On September 4, Office of Management and Budget (OMB) director Russell Vought sent a memo instructing the heads of all executive departments and agencies to terminate programs “training government workers to believe divisive, anti-American propaganda.”
Taken at face value, this directive seems like it should be uncontroversial. Sadly, nothing is uncontroversial in our sharply partisan society. Thus, the almost comically knee-jerk New York Times headline, “Trump Moves to Cancel Contracts for Government Sensitivity Training,” over an article referring to the canceled programs as “efforts that often focus on promoting awareness of racism.”
Critical theory is a belief system that has come to dominate academic social science; critical race theory applies it to racial issues. The fundamental idea guiding critical theory is that all existing social structures—family, employment, faith, government, etc.—represent exercises of raw power.
In critical theory, an individual’s actions and beliefs are insignificant. Your lot in life is determined by the group to which society has assigned you and the power relationships governing that group. Social structures emerge when one group declares its right to dominate or exploit another group.
Thus, for example, the Marxist class struggle between bourgeoisie (i.e., capitalists, or the rich) and proletariat (i.e., labor, or the poor) is a natural outgrowth of the way that economic structures preserve a manager’s right to exploit workers. And, according to critical race theory, the structures defining American society were all developed to preserve “white privilege.”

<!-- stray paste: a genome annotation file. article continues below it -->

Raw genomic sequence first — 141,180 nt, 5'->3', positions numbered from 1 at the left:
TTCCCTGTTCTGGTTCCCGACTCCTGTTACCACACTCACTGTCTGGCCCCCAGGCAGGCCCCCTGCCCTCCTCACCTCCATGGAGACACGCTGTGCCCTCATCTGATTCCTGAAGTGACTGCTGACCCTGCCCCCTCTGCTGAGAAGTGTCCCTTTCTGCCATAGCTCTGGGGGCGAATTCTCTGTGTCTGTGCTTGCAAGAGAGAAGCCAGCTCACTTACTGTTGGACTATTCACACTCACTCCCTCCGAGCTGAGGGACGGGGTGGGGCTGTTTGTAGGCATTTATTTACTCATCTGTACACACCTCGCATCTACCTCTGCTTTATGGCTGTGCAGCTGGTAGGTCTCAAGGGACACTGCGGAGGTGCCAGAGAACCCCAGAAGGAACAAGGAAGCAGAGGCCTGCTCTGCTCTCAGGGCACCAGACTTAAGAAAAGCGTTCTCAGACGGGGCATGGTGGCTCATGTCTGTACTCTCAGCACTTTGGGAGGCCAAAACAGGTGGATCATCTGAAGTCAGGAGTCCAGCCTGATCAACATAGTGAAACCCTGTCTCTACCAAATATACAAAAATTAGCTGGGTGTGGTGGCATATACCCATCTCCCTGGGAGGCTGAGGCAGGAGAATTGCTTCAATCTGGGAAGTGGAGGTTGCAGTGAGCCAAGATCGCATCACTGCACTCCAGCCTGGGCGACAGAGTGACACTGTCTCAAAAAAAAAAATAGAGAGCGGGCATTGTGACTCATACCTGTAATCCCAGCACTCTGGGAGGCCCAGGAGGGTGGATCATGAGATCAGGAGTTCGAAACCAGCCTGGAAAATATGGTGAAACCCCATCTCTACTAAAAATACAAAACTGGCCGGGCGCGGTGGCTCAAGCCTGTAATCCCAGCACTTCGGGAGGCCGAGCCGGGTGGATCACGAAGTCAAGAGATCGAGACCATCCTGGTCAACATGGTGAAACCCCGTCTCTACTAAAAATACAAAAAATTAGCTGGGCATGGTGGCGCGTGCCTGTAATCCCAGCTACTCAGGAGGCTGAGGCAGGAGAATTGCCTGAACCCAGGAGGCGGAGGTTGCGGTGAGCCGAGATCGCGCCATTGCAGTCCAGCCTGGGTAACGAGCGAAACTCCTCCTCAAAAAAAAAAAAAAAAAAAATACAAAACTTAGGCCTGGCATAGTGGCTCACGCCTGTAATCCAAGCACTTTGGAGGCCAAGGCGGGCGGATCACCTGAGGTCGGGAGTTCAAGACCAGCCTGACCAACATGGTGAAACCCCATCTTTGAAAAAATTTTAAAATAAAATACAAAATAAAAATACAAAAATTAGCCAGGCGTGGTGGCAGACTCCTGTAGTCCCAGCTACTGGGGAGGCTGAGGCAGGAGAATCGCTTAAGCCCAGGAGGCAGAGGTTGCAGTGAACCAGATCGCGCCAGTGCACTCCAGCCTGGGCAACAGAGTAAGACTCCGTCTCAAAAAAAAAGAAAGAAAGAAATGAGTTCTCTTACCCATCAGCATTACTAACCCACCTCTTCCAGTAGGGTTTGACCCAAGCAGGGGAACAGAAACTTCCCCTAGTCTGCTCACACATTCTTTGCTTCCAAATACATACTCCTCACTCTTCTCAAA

The OMB memo is absolutely right. Critical race theory is inherently divisive. It splits American society into racial groups and insists that the tension between them cannot disappear until we’ve eliminated all existing social structures. Thus, the platform of Black Lives Matter—a movement nominally focused on race-based police brutality—demands the end of the nuclear family; in critical theory, the family is a tool of exploitation.
Critical race theory is also inherently anti-American. It rejects the Judeo-Christian morality and the Anglo-American legal tradition that underpin our Declaration of Independence and Constitution. It rejects the centrality of individual liberty and personal responsibility to the human condition. It concerns itself with power relationships among groups, rather than the actions of individuals.
When used as the basis of human resources training—like the programs OMB director Vought ended—critical theory teaches that all “white people,” “cisgendered males,” Christians and Jews are oppressors, while all “people of color,” women, Muslims and anyone under the LGBTQ umbrella are oppressed. “Justice,” in critical theory, requires elevating members of oppressed classes while denigrating, defaming, disadvantaging and debilitating oppressors.
In a twist that feels both ironic and inevitable, Jews—consistently the American minority most targeted in hate crimes—are held in particular contempt. College campuses, where critical theory reigns supreme, have become the epicenter of the anti-Semitic “Boycott, Divestment and Sanctions” movement, shockingly hostile to Jewish students and faculty.
Critical theory has determined